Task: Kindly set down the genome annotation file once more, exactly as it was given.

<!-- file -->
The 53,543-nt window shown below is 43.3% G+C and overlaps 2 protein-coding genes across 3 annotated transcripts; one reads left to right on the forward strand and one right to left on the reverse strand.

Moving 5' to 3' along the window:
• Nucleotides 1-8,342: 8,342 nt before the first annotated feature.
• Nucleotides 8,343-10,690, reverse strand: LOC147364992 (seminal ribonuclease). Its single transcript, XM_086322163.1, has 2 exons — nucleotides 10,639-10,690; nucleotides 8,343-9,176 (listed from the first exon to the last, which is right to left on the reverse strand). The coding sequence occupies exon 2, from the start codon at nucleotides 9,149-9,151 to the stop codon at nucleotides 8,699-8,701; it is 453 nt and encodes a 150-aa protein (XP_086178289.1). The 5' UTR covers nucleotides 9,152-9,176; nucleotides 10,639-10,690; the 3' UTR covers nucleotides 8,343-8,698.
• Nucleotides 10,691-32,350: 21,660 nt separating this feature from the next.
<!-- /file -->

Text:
The 53,543-nt window shown below is 43.3% G+C and overlaps 2 protein-coding genes across 3 annotated transcripts; one reads left to right on the forward strand and one right to left on the reverse strand.

Moving 5' to 3' along the window:
• Nucleotides 1-8,342: 8,342 nt before the first annotated feature.
• Nucleotides 8,343-10,690, reverse strand: LOC147364992 (seminal ribonuclease). Its single transcript, XM_086322163.1, has 2 exons — nucleotides 10,639-10,690; nucleotides 8,343-9,176 (listed from the first exon to the last, which is right to left on the reverse strand). The coding sequence occupies exon 2, from the start codon at nucleotides 9,149-9,151 to the stop codon at nucleotides 8,699-8,701; it is 453 nt and encodes a 150-aa protein (XP_086178289.1). The 5' UTR covers nucleotides 9,152-9,176; nucleotides 10,639-10,690; the 3' UTR covers nucleotides 8,343-8,698.
• Nucleotides 10,691-32,350: 21,660 nt separating this feature from the next.